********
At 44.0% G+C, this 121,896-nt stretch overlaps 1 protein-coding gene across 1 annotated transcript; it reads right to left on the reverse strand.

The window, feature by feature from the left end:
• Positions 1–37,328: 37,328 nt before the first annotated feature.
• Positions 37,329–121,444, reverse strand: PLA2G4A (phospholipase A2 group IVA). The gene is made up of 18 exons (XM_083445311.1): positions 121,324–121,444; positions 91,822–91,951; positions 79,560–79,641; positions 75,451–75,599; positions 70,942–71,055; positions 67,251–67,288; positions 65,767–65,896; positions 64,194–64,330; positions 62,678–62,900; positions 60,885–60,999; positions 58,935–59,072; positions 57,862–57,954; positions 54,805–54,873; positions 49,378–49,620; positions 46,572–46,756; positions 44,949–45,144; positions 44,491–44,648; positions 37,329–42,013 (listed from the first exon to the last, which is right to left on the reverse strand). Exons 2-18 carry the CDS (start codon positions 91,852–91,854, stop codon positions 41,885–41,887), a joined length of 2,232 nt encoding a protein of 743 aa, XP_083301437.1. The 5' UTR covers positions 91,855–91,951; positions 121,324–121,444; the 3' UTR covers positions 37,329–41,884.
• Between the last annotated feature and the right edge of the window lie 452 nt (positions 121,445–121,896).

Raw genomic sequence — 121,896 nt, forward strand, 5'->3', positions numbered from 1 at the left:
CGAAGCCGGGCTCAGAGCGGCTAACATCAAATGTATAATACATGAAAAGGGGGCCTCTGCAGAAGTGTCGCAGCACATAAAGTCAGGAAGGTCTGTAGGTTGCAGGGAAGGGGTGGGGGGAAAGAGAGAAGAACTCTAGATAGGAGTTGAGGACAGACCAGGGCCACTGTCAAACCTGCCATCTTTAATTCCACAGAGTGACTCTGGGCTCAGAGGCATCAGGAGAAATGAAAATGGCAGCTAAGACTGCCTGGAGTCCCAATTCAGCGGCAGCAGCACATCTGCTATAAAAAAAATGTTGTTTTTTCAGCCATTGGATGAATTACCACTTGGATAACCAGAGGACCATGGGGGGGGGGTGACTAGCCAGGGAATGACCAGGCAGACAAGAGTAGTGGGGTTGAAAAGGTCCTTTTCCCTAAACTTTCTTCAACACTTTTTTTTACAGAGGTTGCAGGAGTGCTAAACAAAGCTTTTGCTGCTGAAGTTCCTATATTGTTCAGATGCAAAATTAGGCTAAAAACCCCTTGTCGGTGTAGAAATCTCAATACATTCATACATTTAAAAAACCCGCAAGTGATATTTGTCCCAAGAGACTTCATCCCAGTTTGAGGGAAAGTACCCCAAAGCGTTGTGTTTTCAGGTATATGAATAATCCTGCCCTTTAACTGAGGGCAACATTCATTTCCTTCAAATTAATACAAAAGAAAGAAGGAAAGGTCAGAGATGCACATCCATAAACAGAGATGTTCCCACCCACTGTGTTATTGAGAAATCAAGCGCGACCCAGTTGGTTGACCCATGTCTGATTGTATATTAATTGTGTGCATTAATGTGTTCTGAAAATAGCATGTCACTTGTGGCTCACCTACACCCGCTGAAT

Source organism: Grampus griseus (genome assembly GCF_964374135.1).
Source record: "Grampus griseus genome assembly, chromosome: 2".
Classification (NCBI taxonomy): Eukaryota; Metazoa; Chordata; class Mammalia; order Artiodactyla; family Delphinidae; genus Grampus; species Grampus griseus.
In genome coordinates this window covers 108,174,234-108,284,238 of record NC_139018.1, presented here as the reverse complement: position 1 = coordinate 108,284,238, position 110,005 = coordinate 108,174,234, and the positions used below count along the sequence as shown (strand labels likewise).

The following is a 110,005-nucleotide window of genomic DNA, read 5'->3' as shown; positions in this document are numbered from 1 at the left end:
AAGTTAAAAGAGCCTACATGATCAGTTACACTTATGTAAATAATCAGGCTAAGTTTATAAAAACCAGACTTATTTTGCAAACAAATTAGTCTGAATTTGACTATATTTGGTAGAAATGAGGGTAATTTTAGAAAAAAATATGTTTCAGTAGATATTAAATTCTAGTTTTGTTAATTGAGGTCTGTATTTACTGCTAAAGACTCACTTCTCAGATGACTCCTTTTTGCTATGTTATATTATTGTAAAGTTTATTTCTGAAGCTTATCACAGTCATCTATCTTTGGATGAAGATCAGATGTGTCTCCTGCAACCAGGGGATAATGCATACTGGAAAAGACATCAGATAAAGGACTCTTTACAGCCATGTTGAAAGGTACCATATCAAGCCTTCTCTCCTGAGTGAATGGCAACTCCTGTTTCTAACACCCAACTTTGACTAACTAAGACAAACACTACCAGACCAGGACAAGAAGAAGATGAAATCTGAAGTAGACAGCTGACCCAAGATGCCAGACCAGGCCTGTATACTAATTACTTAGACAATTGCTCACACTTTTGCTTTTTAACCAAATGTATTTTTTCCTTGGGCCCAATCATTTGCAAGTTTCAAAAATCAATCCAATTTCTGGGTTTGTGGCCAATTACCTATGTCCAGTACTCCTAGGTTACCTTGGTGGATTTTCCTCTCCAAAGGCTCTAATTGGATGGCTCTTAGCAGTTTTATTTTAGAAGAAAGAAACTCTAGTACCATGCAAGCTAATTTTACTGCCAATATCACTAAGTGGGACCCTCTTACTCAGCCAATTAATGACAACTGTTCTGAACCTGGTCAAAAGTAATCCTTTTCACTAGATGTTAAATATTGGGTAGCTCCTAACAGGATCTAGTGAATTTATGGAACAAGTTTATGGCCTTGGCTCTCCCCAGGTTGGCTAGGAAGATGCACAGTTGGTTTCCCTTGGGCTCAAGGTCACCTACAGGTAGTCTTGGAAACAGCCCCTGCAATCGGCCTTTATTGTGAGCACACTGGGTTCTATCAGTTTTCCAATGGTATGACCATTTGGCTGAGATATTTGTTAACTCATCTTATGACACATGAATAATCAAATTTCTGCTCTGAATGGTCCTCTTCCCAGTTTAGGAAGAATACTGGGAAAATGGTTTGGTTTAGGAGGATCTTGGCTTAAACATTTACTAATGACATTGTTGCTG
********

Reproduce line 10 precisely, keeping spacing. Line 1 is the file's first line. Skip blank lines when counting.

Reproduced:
Classification (NCBI taxonomy): Eukaryota; Metazoa; Chordata; class Mammalia; order Artiodactyla; family Delphinidae; genus Grampus; species Grampus griseus.